Sensitive prose conveys both compassion and outrage in this impressive debut.

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WAYS TO HIDE IN WINTER

A mysterious visitor from Uzbekistan forms an unlikely friendship with a stunned young woman in retreat from life in rural Pennsylvania.

Four years after the car crash that killed her husband, Amos, Kathleen is still “enveloped in a haze of fear” that clearly has a source beyond the wreck she survived. Having quit college at Amos’ behest, she’s now marking time, working at a store in a state park visited off-season by only a few hunters, hikers—and, one day in December 2007, a walk-in named Daniil who wants to stay at the park hostel. Being the only guest suits him just fine; it emerges that people are looking for Daniil and he has good reason to hide. “I betrayed people,” he tells Kathleen, but whether he was a government informant or something worse remains a question as the two tentatively bond over books (Crime and Punishment perhaps a slightly too-obvious metaphor) and chess. Around them, St. Vincent quietly paints a portrait of small-town, working-class America, hollowed out by economic insecurity, where the only way out seems to be joining the Army, like Kathleen’s brother and her best friend Beth’s husband, to fight wars whose purposes no one understands. “They sold us pain and said it was fine,” Kathleen thinks late in the novel, as she’s begun to acknowledge how deeply angry she is for many reasons. “They had such contempt for us, and they thought we didn’t see it. Just because we lived where we lived and were who we were.” The author’s background as a human rights attorney and advocate for victims of domestic violence serves her well as she makes subtle connections between socio-economic powerlessness and male rage as the story moves toward a harrowing denouement that hauntingly suggests even evildoers can be consumed with remorse. St. Vincent closes with an image as ambivalent and resonant as the rest of her fine work: “light interrupted by darkness, darkness interrupted by light.”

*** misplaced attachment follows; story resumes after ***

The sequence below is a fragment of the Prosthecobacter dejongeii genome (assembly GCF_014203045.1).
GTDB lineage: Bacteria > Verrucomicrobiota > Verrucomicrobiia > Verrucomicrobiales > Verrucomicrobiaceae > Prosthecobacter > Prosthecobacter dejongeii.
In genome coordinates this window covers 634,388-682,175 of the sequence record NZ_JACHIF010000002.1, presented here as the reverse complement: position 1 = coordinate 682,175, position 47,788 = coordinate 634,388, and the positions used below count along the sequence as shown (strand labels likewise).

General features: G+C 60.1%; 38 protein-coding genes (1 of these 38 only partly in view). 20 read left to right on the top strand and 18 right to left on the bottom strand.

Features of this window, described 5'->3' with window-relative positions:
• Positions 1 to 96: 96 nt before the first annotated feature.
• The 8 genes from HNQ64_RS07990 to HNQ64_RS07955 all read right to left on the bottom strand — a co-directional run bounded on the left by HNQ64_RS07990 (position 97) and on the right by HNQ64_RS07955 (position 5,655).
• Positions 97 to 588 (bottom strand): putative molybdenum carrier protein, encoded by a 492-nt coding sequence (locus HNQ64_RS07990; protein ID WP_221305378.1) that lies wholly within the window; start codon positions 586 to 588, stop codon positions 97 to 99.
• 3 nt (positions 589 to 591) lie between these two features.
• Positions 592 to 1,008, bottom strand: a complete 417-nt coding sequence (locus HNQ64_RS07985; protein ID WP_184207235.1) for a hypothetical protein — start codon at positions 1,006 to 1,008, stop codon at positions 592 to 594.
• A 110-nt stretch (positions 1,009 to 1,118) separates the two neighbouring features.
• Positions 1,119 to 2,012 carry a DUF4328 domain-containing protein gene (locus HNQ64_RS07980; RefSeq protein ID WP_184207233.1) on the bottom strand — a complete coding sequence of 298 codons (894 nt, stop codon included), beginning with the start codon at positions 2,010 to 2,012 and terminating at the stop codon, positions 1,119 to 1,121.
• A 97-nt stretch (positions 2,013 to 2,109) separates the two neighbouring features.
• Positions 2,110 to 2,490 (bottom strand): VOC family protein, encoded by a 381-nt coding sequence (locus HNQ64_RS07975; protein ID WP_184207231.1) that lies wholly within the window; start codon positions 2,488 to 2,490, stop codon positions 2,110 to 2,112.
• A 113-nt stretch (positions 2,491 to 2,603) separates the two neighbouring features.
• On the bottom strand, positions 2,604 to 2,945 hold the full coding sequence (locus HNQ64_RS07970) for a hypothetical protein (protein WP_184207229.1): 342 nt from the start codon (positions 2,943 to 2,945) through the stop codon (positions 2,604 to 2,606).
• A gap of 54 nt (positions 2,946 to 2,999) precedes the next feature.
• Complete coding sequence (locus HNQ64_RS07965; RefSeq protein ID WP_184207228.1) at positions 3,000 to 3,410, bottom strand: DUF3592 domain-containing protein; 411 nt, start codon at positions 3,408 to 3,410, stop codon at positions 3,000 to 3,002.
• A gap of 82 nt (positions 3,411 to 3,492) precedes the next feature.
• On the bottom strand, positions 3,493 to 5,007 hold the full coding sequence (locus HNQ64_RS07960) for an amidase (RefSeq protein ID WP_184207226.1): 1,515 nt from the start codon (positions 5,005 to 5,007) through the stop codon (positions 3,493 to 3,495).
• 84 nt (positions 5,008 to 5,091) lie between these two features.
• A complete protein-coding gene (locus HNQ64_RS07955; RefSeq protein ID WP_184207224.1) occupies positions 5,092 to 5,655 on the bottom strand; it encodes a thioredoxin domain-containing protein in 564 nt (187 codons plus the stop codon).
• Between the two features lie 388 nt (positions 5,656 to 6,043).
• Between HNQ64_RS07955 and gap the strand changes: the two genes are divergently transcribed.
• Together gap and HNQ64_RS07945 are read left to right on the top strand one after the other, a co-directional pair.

Sensitive prose conveys both compassion and outrage in this impressive debut.

Pub Date: Nov. 6, 2018

ISBN: 978-1-61219-720-3

Page Count: 240

Publisher: Melville House

Review Posted Online: Aug. 21, 2018

Kirkus Reviews Issue: Sept. 1, 2018

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Dark and unsettling, this novel’s end arrives abruptly even as readers are still moving at a breakneck speed.

THEN SHE WAS GONE

Ten years after her teenage daughter went missing, a mother begins a new relationship only to discover she can't truly move on until she answers lingering questions about the past.